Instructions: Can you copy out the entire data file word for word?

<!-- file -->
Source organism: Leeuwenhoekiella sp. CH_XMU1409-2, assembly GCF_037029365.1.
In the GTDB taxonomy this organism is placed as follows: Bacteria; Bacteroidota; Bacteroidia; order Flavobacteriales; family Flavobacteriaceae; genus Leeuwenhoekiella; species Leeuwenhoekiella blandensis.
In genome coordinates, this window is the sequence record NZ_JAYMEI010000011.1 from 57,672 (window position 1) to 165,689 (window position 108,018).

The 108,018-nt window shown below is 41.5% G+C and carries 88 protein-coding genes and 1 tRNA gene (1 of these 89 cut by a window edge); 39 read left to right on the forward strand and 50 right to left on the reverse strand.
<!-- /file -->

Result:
Source organism: Leeuwenhoekiella sp. CH_XMU1409-2, assembly GCF_037029365.1.
In the GTDB taxonomy this organism is placed as follows: Bacteria; Bacteroidota; Bacteroidia; order Flavobacteriales; family Flavobacteriaceae; genus Leeuwenhoekiella; species Leeuwenhoekiella blandensis.
In genome coordinates, this window is the sequence record NZ_JAYMEI010000011.1 from 57,672 (window position 1) to 165,689 (window position 108,018).

The 108,018-nt window shown below is 41.5% G+C and carries 88 protein-coding genes and 1 tRNA gene (1 of these 89 cut by a window edge); 39 read left to right on the forward strand and 50 right to left on the reverse strand.